Proof the three intersections are in the same line.

Some days ago I discovered a conclusion which is proved true:

Let $$AX,AY,AZ$$ be three rays (in which $$A$$ is the initial point) which any two of them form an acute angle, and $$AY$$ is inside $$\angle XAZ$$. Let \begin{align} &A_1\in AX,\ B_1,B_2\in AZ(AB_2 then $$A,D_1,D_2$$ are on a same line.

I've been working on it since a month ago, but I can't solve it in a geometric way. Could anyone provide a solution? Thanks!

(It's better that the solution is pure geometric, not analytic.)

Here is a pedestrian way to show the result. (So we avoid Pappus, Desargues, et co. because we can extract an intermediate result which brings more light in the situation.)

Let $$P$$ be the intersection of the lines $$A_1B_1$$ and $$A_2B_2$$. Then the we have the following harmonic proportions, written as cross ratios equal to $$-1$$: $$(A_1,B_1;P,C_1)=(A_2,B_2;P,C_3)=-1\ .$$ (For the first cross ratio, apply in $$\Delta AA_1B_1$$ Ceva w.r.t. the point $$C_2$$, and Menelaus w.r.t. the transversal $$PA_2B_2$$. For the second cross ratio do the same in $$\Delta AA_2B_2$$, or better, "move" the first configuration from the line $$PA_1C_1B_1$$ to the line $$PA_2C_3B_2$$ using the perspective point $$A$$.)

Now we look at $$(A_1,B_1;P,C_1)=-1$$ and move this harmonic proportion from the line $$PA_1C_1B_1$$ to the line $$Ay=AC_3C_2C_1$$ using the perspective point $$B_2$$. In other words, we build the lines $$B_2A_1$$, $$B_2B_1$$, $$B_2P$$, $$B_2C_1$$ (in this order, the one of the points in $$(A_1,B_1;P,C_1)=-1$$,) and intersect them with $$Ay$$. By perspectivity we get: $$(C_2,A;C_3,C_1)=-1\ .$$ We isolate this relation, and state a simpler result which does not involve the points $$A_1,A_2$$. The same notations are used.

Proposition: Let $$A,C_2;C_1,C_3$$ be four points on a line in harmonic proportion. Let $$B_1,B_2$$ be two further points on a line through $$A$$. Construct $$D_1,D_2$$ as in the OP. Then $$A,D_1,D_2$$ are on a line.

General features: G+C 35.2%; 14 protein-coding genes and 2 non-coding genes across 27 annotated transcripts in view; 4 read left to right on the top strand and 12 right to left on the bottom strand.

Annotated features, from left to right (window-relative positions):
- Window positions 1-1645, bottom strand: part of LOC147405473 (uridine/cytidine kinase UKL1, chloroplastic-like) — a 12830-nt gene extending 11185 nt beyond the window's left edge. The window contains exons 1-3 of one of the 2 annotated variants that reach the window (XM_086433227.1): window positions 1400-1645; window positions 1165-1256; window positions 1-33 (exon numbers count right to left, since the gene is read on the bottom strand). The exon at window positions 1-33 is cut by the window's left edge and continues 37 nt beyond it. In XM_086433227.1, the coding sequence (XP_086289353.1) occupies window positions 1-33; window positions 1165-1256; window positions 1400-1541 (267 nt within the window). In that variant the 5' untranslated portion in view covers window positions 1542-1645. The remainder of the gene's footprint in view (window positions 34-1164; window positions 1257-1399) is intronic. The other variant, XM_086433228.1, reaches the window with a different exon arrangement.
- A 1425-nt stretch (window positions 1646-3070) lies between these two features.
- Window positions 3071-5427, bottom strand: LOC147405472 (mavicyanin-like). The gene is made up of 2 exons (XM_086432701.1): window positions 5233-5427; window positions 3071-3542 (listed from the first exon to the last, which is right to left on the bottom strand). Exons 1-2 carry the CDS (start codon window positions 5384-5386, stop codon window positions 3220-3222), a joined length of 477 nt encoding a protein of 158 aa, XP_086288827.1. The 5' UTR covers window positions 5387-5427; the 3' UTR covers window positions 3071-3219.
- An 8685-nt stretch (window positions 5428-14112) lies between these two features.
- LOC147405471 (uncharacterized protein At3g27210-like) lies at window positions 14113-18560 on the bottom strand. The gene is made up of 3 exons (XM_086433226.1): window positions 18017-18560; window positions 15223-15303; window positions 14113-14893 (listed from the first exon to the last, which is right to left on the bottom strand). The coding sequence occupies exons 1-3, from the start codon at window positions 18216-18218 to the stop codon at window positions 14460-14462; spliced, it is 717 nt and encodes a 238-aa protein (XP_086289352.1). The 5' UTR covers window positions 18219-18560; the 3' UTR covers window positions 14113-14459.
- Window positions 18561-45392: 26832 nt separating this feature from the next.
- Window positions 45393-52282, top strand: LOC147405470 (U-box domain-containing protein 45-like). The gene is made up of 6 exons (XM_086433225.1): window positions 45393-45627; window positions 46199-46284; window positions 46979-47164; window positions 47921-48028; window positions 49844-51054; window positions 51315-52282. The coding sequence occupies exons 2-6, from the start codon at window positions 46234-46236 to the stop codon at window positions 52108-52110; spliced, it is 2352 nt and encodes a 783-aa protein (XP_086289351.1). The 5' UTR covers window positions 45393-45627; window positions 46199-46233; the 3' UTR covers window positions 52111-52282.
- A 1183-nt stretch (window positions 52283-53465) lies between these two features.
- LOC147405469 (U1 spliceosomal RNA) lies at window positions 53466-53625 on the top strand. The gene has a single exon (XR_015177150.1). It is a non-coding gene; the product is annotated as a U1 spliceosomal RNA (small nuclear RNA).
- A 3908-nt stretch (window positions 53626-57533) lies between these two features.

Pedestrian proof: We have: \begin{aligned} +1 &= \color{blue}{\frac{D_1C_2}{D_1B_1}} \cdot \frac{B_2B_1}{B_2A} \cdot \frac{C_1A}{C_1C_2}\ , \\ &\text{ Menelaus, \Delta C_2B_1A, secant D_1B_2C_1,} \\[2mm] +1 &= \color{blue}{\frac{D_2C_2}{D_2B_2}} \cdot \frac{B_1B_2}{B_1A} \cdot \frac{C_3A}{C_3C_2}\ , \\ &\text{ Menelaus, \Delta C_2B_2A, secant D_2B_1C_3,} \\[2mm] &\text{ which gives} \\[2mm] \color{blue}{\frac{D_1B_1}{D_1C_2}}\cdot \color{blue}{\frac{D_2C_2}{D_2B_2}}\cdot \color{maroon}{\frac{AB_2}{AB_1}} &= \frac{B_2B_1}{B_2A} \cdot \frac{C_1A}{C_1C_2}\ \cdot\ \frac{B_1A}{B_1B_2} \cdot \frac{C_3C_2}{C_3A} \ \cdot\ \color{maroon}{\frac{AB_2}{AB_1}} \\ &= -\frac{C_1A}{C_1C_2} \cdot \frac{C_3C_2}{C_3A} \\ &= -(C_1,C_3;A,C_2) \\ &=-(-1)=+1\ . \end{aligned} The reciprocal Menelaus in $$\Delta C_2B_1B_2$$ shows now the claimed colinearity.

$$\square$$

Note: The statement and the proof of the isolated proposition may be simpler to follow if we use a better notation, for instance $$A'$$ instead of $$C_2$$, and the remained points using maybe only indices $$1,2$$.

• You defined $P$ as the intersection of $A_1B_2$ and $A_2B_2$, which seems like a typo. Did you mean $P=A_1B_1\cap A_2B_2$? Jan 29, 2021 at 5:08
• Yes, corrected, thanks! Jan 29, 2021 at 11:48